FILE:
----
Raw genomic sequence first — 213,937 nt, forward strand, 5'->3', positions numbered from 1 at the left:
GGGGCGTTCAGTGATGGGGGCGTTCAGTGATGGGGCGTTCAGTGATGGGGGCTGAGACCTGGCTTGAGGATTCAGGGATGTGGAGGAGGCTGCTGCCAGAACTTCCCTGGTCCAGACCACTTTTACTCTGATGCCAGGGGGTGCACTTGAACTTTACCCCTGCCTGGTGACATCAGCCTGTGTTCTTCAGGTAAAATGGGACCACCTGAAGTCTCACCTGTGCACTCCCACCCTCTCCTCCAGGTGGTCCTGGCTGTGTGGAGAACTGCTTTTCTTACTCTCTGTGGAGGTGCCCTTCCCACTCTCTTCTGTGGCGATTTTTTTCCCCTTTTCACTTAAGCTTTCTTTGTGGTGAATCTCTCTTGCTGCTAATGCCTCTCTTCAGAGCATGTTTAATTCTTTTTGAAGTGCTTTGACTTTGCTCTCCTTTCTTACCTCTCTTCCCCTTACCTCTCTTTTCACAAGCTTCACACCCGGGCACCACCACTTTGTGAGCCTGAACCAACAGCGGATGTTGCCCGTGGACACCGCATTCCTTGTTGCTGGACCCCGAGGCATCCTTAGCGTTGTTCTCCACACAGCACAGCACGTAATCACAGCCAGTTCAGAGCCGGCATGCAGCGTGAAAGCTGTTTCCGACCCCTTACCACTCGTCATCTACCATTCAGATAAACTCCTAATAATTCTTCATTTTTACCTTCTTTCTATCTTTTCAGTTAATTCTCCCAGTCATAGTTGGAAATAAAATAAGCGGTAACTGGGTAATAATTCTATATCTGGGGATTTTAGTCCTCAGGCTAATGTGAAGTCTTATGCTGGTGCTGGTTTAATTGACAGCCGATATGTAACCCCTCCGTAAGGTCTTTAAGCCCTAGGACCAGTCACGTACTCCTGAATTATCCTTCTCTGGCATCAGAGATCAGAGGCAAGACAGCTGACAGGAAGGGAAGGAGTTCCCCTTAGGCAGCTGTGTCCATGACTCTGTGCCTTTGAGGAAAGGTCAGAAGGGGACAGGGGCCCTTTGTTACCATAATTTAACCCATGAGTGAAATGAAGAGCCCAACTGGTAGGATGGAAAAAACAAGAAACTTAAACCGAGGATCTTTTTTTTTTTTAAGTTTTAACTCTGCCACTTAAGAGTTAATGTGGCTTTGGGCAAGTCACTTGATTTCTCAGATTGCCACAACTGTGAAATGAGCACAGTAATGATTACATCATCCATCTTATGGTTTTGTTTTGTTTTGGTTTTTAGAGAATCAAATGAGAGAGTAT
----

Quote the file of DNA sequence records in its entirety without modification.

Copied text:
Raw genomic sequence first — 213,937 nt, forward strand, 5'->3', positions numbered from 1 at the left:
GGGGCGTTCAGTGATGGGGGCGTTCAGTGATGGGGCGTTCAGTGATGGGGGCTGAGACCTGGCTTGAGGATTCAGGGATGTGGAGGAGGCTGCTGCCAGAACTTCCCTGGTCCAGACCACTTTTACTCTGATGCCAGGGGGTGCACTTGAACTTTACCCCTGCCTGGTGACATCAGCCTGTGTTCTTCAGGTAAAATGGGACCACCTGAAGTCTCACCTGTGCACTCCCACCCTCTCCTCCAGGTGGTCCTGGCTGTGTGGAGAACTGCTTTTCTTACTCTCTGTGGAGGTGCCCTTCCCACTCTCTTCTGTGGCGATTTTTTTCCCCTTTTCACTTAAGCTTTCTTTGTGGTGAATCTCTCTTGCTGCTAATGCCTCTCTTCAGAGCATGTTTAATTCTTTTTGAAGTGCTTTGACTTTGCTCTCCTTTCTTACCTCTCTTCCCCTTACCTCTCTTTTCACAAGCTTCACACCCGGGCACCACCACTTTGTGAGCCTGAACCAACAGCGGATGTTGCCCGTGGACACCGCATTCCTTGTTGCTGGACCCCGAGGCATCCTTAGCGTTGTTCTCCACACAGCACAGCACGTAATCACAGCCAGTTCAGAGCCGGCATGCAGCGTGAAAGCTGTTTCCGACCCCTTACCACTCGTCATCTACCATTCAGATAAACTCCTAATAATTCTTCATTTTTACCTTCTTTCTATCTTTTCAGTTAATTCTCCCAGTCATAGTTGGAAATAAAATAAGCGGTAACTGGGTAATAATTCTATATCTGGGGATTTTAGTCCTCAGGCTAATGTGAAGTCTTATGCTGGTGCTGGTTTAATTGACAGCCGATATGTAACCCCTCCGTAAGGTCTTTAAGCCCTAGGACCAGTCACGTACTCCTGAATTATCCTTCTCTGGCATCAGAGATCAGAGGCAAGACAGCTGACAGGAAGGGAAGGAGTTCCCCTTAGGCAGCTGTGTCCATGACTCTGTGCCTTTGAGGAAAGGTCAGAAGGGGACAGGGGCCCTTTGTTACCATAATTTAACCCATGAGTGAAATGAAGAGCCCAACTGGTAGGATGGAAAAAACAAGAAACTTAAACCGAGGATCTTTTTTTTTTTTAAGTTTTAACTCTGCCACTTAAGAGTTAATGTGGCTTTGGGCAAGTCACTTGATTTCTCAGATTGCCACAACTGTGAAATGAGCACAGTAATGATTACATCATCCATCTTATGGTTTTGTTTTGTTTTGGTTTTTAGAGAATCAAATGAGAGAGTAT